Tue, 07/17/2012 - 14:04 | Link to Comment GeezerGeek
GeezerGeek's picture

I'm certain that sales and profits would improve if Peugeot could simply acquire rights from GM to produce the Volt.

Tue, 07/17/2012 - 14:09 | Link to Comment Sandmann
Sandmann's picture

It would improve if Peugeots lasted longer than the car loan

Tue, 07/17/2012 - 14:05 | Link to Comment hugovanderbubble
hugovanderbubble's picture

Hollande

Ur banking system is going to crash...

Tue, 07/17/2012 - 14:06 | Link to Comment hugovanderbubble
hugovanderbubble's picture

General Motors II

PEUGEOT BAILOUT Plz...

Tue, 07/17/2012 - 14:08 | Link to Comment Sandmann
Sandmann's picture

Peugeot tried to offload its car receivables onto the ECB......you mean it didn't succeed ?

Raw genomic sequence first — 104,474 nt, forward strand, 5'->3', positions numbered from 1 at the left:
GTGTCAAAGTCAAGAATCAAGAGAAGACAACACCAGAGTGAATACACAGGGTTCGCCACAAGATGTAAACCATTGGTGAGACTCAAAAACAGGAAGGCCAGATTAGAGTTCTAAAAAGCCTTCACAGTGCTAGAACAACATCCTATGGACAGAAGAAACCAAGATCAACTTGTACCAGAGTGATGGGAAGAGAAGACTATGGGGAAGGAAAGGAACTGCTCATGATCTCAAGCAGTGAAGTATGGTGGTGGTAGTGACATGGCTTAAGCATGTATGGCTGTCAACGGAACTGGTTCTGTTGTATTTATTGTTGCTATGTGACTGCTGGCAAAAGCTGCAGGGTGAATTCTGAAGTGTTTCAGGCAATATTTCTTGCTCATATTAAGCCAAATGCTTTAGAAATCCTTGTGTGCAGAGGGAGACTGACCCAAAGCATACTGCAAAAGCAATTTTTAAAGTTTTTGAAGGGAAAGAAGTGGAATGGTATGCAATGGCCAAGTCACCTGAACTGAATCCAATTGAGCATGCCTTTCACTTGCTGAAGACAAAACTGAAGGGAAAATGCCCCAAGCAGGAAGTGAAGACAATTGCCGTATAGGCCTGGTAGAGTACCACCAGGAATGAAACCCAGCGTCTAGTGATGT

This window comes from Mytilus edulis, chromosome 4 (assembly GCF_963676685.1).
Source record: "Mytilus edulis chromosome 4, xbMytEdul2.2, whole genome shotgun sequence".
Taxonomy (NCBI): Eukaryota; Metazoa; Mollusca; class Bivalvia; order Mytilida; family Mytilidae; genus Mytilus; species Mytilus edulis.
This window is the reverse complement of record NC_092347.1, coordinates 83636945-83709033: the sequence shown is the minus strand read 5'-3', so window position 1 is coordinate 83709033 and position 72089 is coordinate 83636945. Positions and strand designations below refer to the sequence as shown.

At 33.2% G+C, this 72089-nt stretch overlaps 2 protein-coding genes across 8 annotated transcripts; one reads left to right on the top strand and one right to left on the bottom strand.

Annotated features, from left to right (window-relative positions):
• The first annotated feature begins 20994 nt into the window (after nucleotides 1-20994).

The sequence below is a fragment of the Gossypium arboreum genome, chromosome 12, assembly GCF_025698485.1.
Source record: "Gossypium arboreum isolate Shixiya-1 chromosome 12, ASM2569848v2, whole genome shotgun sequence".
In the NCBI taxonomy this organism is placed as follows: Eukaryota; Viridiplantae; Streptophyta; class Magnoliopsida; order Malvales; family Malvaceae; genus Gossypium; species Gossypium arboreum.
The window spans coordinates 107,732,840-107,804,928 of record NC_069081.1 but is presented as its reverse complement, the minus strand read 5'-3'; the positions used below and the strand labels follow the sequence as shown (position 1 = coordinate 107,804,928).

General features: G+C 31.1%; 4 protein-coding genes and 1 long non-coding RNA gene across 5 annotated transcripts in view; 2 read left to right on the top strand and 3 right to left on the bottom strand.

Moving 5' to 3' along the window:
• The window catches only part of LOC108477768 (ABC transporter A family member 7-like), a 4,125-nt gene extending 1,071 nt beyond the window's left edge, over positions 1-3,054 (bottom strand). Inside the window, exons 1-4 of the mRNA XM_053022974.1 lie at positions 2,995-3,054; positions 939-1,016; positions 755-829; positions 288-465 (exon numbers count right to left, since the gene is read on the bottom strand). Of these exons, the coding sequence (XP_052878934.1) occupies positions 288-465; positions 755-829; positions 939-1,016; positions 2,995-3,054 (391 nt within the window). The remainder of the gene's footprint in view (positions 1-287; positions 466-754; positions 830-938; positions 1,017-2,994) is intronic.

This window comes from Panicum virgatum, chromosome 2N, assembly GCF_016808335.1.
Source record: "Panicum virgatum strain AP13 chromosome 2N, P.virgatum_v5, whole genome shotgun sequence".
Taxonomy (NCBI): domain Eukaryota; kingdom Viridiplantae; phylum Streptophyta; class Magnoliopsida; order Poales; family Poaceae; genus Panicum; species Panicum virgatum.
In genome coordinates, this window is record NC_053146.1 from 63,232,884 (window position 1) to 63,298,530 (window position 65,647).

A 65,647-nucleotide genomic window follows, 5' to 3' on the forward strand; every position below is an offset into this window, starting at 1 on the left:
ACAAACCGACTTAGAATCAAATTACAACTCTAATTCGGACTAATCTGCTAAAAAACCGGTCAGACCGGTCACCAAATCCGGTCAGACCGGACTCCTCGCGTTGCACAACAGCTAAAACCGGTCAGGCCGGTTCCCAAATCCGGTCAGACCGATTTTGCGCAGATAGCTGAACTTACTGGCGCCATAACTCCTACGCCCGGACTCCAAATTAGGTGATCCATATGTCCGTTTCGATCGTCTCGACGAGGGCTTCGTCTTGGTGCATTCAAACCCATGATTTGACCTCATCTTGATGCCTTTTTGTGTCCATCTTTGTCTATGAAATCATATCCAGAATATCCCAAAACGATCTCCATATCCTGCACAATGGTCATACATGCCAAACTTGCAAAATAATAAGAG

Tue, 07/17/2012 - 14:11 | Link to Comment Turin Turambar
Turin Turambar's picture

What a bunch of dolts running Peugeot.  All management needs to do is ramp up production and channel stuff it onto its dealers.  Happy times are here again!  Record sales!  LOL  Worked for GM  ;-)

Tue, 07/17/2012 - 14:17 | Link to Comment Bastiat009
Bastiat009's picture

Peugeot is badly managed and didn't refuse the government's bailout money a few years back. That said, communist unions and uneducated employees cannot help.

Tue, 07/17/2012 - 14:18 | Link to Comment loveyajimbo
loveyajimbo's picture

Minor issue... the cars SUCK

Tue, 07/17/2012 - 14:24 | Link to Comment Testudo321
Testudo321's picture

Quote:

" So here is today's lesson in corporate viability under socialism:

  1. Lose 14,000 jobs today, while preserving the enterprise and its 186,000 remaining jobs, but losing some popularity in the process
  2. Or be hailed a hero of the people and for the people, preserving 14,000 jobs for 2 years, and watch as your entire auto industry disintegrates in two years. "

Tyler you forgot: